Asia’s death toll soars above 58,000
BANDA ACEH, Indonesia – Desperate refugees foraged for coconuts or looted food on battered Sumatra island Tuesday, as the number killed in a mammoth earthquake and tsunami soared above 58,000 and tens of thousands still were missing. Grieving survivors buried their dead by hand, trying to ward off an epidemic that the U.N. health agency warned could double the toll yet again.
Across a dozen countries, millions of people whose homes were swept away or wrecked by raging walls of water Sunday struggled to find shelter.
“My mother, no word! My sisters, brothers, aunt, uncle, grandmother, no word!” yelled a woman at a makeshift morgue in Lhokseumawe, Indonesia. “Where are they? Where are they? I don’t know where to start looking.”
Along India’s southeastern coast, hospital teams stood by to help the injured, but three days after the disaster still spent most of their time tabulating the dead as ambulances hauled in more bodies. A French cultural center in Thailand’s capital provided clothes and food for tourist families left with nothing when the sea battered southern beach resorts.
One of the most dramatic illustrations of nature’s force came to light Tuesday when reporters reached the scene of a Sri Lankan train carrying beachgoers that was swept into a marsh by a wall of water Sunday, killing at least 802. Eight rust-colored cars lay in deep pools of water in a ravaged palm grove, torn off wheels and baggage scattered among the twisted rails.
“Is this the fate that we had planned for? My darling, you were the only hope for me,” a young man cried for one of the train victims – his university sweetheart – as Buddhist monks prayed nearby.
Indonesia’s Health Ministry said in a statement that thousands more bodies were found Tuesday, raising to more than 27,000 the number of confirmed deaths in parts of Sumatra island, the territory closest to the epicenter of the quake that sent tsunami waves rolling across the Indian Ocean. The count did not include a report of 10,000 more dead in the region around one coastal city.
Sri Lanka listed 18,700 people dead, India 4,400 and Thailand 1,500, with the toll expected to rise. A total of more than 300 were killed in Malaysia, Myanmar, Bangladesh, the Maldives, Somalia, Tanzania, Seychelles and Kenya.
Officials had not yet counted the dead in two zones that suffered the brunt of both the earthquake and the tsunami that followed: the west coast of Sumatra and India’s remote Andaman and Nicobar archipelagos just north of Sumatra.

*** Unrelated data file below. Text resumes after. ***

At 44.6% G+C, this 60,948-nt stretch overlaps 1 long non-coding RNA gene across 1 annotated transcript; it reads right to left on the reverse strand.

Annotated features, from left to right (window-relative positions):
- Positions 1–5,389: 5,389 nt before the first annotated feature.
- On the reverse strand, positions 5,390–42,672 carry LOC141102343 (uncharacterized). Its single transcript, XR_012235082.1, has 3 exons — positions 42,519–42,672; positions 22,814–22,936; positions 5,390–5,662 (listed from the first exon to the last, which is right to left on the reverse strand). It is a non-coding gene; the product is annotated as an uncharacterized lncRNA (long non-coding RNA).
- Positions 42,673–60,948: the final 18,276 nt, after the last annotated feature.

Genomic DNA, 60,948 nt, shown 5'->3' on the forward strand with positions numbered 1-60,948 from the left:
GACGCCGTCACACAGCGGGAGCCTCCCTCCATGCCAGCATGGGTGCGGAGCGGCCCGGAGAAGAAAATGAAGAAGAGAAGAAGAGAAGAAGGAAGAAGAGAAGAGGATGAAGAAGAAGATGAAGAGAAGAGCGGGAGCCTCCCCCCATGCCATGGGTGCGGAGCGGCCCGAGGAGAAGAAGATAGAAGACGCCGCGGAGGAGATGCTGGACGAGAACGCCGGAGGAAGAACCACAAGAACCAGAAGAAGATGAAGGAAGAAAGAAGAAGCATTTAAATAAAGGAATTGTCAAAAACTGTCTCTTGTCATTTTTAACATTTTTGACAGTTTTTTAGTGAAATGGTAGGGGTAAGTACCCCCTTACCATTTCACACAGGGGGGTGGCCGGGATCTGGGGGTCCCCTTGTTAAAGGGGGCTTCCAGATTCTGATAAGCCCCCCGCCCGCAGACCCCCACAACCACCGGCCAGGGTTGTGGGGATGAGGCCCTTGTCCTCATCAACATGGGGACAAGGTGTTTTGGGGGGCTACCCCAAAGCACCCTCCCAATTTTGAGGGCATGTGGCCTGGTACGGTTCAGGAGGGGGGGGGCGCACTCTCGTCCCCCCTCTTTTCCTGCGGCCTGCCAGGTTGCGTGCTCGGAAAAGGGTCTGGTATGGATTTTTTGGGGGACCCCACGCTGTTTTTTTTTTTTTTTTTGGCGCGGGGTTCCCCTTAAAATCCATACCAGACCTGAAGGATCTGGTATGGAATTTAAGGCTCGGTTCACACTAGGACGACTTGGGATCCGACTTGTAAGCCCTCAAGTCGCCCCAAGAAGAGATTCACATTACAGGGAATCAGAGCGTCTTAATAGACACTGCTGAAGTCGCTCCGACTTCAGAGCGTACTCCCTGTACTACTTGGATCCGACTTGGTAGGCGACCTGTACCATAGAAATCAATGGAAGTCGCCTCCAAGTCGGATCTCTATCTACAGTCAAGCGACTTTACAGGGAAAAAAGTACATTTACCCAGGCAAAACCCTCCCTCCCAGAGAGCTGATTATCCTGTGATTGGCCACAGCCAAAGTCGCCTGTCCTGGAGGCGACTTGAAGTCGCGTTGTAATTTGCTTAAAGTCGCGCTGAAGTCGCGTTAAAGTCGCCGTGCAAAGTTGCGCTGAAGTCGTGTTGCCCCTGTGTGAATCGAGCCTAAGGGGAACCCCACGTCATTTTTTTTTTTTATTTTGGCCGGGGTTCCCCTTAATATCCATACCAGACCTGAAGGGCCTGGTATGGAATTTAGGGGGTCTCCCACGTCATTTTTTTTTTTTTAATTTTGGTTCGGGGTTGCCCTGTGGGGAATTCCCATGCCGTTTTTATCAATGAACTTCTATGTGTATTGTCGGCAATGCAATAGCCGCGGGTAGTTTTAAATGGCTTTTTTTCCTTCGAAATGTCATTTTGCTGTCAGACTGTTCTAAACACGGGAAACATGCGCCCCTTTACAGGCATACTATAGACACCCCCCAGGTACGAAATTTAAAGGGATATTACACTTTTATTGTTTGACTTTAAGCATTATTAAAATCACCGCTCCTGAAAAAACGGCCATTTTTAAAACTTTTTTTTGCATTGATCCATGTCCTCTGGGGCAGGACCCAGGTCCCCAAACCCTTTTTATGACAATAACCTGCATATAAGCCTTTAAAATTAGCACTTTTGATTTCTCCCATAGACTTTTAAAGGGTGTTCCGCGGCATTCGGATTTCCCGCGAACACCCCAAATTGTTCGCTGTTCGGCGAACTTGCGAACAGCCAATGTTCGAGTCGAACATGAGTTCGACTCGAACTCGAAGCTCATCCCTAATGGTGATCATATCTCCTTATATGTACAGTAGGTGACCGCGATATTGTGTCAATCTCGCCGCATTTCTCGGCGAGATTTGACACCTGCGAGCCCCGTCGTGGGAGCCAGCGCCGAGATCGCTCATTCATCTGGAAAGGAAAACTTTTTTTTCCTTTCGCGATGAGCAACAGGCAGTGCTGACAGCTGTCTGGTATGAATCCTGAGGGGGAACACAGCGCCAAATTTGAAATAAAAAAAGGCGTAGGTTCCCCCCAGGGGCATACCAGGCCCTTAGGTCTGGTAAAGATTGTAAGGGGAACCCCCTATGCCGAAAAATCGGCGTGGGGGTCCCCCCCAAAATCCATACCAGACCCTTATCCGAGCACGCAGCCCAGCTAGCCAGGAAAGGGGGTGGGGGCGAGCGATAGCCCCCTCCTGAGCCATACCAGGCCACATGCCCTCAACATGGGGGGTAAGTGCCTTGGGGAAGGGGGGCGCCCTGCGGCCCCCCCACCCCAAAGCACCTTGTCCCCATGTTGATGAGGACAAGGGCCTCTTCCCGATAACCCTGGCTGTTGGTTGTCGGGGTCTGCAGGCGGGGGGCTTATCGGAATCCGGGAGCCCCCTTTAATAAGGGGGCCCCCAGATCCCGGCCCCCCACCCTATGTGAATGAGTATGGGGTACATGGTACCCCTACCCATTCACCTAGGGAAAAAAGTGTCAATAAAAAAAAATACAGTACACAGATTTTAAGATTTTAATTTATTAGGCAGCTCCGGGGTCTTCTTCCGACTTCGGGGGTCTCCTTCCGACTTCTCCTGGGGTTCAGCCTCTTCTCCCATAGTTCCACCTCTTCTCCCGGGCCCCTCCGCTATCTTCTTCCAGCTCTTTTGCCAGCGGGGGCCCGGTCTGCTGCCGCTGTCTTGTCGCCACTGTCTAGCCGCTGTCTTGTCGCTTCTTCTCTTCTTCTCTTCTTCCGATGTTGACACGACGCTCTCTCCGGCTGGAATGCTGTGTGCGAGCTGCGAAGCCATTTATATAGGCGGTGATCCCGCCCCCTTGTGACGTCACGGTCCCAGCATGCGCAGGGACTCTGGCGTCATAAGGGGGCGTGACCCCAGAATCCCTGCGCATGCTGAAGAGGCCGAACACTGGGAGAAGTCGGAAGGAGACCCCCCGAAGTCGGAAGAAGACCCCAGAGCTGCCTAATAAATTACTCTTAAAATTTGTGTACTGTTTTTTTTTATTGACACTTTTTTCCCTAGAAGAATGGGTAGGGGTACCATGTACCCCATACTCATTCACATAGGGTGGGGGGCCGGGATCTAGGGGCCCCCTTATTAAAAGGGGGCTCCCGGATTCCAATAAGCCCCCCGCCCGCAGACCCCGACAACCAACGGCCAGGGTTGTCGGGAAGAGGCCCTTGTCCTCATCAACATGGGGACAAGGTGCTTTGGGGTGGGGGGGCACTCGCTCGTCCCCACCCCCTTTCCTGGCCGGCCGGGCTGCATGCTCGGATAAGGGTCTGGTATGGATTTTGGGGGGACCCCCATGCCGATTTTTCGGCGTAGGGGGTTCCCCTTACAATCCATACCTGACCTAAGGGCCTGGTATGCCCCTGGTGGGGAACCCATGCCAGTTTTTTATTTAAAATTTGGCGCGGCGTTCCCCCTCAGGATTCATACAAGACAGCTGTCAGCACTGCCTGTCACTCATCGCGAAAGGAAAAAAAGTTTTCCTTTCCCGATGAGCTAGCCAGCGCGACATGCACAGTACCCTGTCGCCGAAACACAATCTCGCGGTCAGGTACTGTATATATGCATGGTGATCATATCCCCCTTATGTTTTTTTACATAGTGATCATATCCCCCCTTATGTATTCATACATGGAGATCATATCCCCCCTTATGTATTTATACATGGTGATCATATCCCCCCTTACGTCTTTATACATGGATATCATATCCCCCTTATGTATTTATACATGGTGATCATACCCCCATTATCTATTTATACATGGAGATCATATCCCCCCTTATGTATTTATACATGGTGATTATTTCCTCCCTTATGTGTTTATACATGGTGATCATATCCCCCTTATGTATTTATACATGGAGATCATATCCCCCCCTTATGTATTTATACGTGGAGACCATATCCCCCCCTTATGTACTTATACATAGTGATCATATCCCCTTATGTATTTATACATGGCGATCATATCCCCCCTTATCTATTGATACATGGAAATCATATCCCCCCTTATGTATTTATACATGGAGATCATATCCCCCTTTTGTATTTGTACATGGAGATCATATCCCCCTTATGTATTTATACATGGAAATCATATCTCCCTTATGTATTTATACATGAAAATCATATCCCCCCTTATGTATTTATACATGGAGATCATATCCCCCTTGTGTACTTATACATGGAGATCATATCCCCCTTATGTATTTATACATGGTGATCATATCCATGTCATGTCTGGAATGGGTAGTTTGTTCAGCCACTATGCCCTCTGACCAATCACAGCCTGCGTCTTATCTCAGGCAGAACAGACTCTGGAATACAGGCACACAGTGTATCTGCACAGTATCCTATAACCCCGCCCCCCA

Purnomo Sidik, national disaster director at Indonesia’s Social Affairs Ministry, said 10,000 people had been reported killed in and around Meulaboh, a poor Sumatran town where most people are fishermen or workers on palm oil plantations. In India, police said 8,000 people were missing and feared dead on the two island chains.
Television footage from overflights of Meulaboh and other parts of Sumatra’s west coast showed thousands of homes underwater. Refugees fleeing the coast described surviving on little more than coconuts before reaching Banda Aceh, the capital of Aceh province on Sumatra’s northern tip, which itself was largely flattened by the quake.
“The sea was full of bodies,” said one refugee, Sukardi Kasdi, who sailed a small boat to Banda Aceh to seek help for his family in Surang.
He said his family had nothing to eat but coconuts. “I don’t know how long everyone else will survive,” he said.
With aid not arriving quick enough, desperate people in Meulaboh and other towns in Aceh were stealing whatever food they could find, officials said.
“People are looting, but not because they are evil, but they are hungry,” said Red Cross official Irman Rachmat in Banda Aceh.
The flooding uprooted land mines in Sri Lanka – torn for years by a civil war – threatening to kill or maim aid workers and survivors attempting to return to what’s left of their homes.
Aid groups struggled to mount what they described as the largest relief operation the world has ever seen, and to head off the threat of cholera and malaria epidemics that could break out where water supplies are polluted with bodies and debris.